The Jardin Atlantique is a public park built in the 1990s on top of the Gare Montparnasse, one of Paris’s main railway stations. The elevated park is enclosed by high-rises and is not visible from the street level.
The Montparnasse station is the starting point of the TGV-Atlantique, a high speed train which connects Paris with cities in Brittany and south-western France.
In the early 1990s, a modern concrete railway station was built at the site of the older Montparnasse station. In 1994, shortly after its completion, a 3.4 hectare large park was built on top of the station’s rail tracks.
The creators of the park, architects François Brun and Christine Schnitzler and landscape architect Michel Pena, had to tackle several technical challenges in order to create this modern version of a Hanging Garden. Some of the obstacles that had to be overcome included the cleverly hidden integration of the air vents – 130 in total, and the limited amount of soil available, which ranges from 20 cm. depth for the grassland to 180 cm. for the trees. Weight distribution and limited daylight caused by the nearby high-rises were other factors that had to be taken into account.
Even if you know where the park is located, it can be hard to find the entrance since you can’t even see a glimpse of the park from the street. There are two elevators (in the rue du Commandant Mouchorte and the boulevard Vaurigard) but the easiest way to get to the park is from inside the train station, by ascending the stairs to the left of the first platform.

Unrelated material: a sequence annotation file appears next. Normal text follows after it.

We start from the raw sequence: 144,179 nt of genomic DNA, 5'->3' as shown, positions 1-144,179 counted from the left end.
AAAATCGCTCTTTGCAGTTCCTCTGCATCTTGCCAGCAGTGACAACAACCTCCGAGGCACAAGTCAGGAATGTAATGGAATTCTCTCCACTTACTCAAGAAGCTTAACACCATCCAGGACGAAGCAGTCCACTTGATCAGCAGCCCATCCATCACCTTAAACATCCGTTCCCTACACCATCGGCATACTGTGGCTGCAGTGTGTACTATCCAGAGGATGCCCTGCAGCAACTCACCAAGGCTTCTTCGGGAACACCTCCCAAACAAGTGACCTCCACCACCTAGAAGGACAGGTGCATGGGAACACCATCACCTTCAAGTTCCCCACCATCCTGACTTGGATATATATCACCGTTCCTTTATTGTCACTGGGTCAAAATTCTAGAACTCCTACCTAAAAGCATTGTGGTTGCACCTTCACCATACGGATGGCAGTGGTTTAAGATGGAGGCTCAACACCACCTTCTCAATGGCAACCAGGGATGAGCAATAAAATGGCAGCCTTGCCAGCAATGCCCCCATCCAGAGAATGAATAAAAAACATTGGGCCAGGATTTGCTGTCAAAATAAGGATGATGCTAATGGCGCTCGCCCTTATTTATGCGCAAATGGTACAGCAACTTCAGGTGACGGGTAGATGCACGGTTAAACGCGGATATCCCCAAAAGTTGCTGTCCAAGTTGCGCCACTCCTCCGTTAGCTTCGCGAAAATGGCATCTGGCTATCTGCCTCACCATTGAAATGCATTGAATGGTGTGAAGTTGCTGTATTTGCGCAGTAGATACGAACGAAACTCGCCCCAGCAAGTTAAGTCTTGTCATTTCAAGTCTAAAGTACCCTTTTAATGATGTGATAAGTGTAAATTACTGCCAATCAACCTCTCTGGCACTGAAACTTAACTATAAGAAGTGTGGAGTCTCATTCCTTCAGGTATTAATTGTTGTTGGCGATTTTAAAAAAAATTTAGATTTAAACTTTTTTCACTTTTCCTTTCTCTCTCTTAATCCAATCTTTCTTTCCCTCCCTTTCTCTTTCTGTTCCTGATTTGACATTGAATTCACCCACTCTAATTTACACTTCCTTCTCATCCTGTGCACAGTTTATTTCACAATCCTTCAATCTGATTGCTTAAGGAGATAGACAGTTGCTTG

The Atlantic coast, the destination of many trains departing from Montparnasse, provides the main theme of the Jardin Atlantique. There are wave patterns everywhere, and many plants in the park are native to the areas near the Atlantic Ocean. The park even has sand dunes and waterfalls. To complete the maritime atmosphere, there is also a sun deck and an ocean-themed playground.
At the center of the park is the ‘île des Hespérides’ (Island of the Hesperides), a bizarre modern structure. It is in fact a fountain that also serves as a weather station: it has a huge thermometer, a pluviometer (rain gauge), a wind vane and an anemometer (to measure wind speed).
Mémorial Maréchal Leclerc –
Musée Jean Moulin
At the north end of the park is a museum with the rather long title ‘Mémorial du Maréchal Leclerc de Hauteclocque et de la Libération de Paris – Musée Jean Moulin’, which covers the history of the French resistance during World War II and the liberation of Paris.
The museum focuses on two individuals, Jean Moulin and Philippe Leclerc. Jean Moulin, an agent of Charles de Gaulle, managed to unite the isolated fractions of resistance networks and create a secret unified French army. In 1943, he was tortured to death by Klaus Barbie. Philippe Leclerc was a marshal who, together with the American allies, liberated Paris in 1944 from the Germans. The ceasefire was signed here, in the Gare Montparnasse.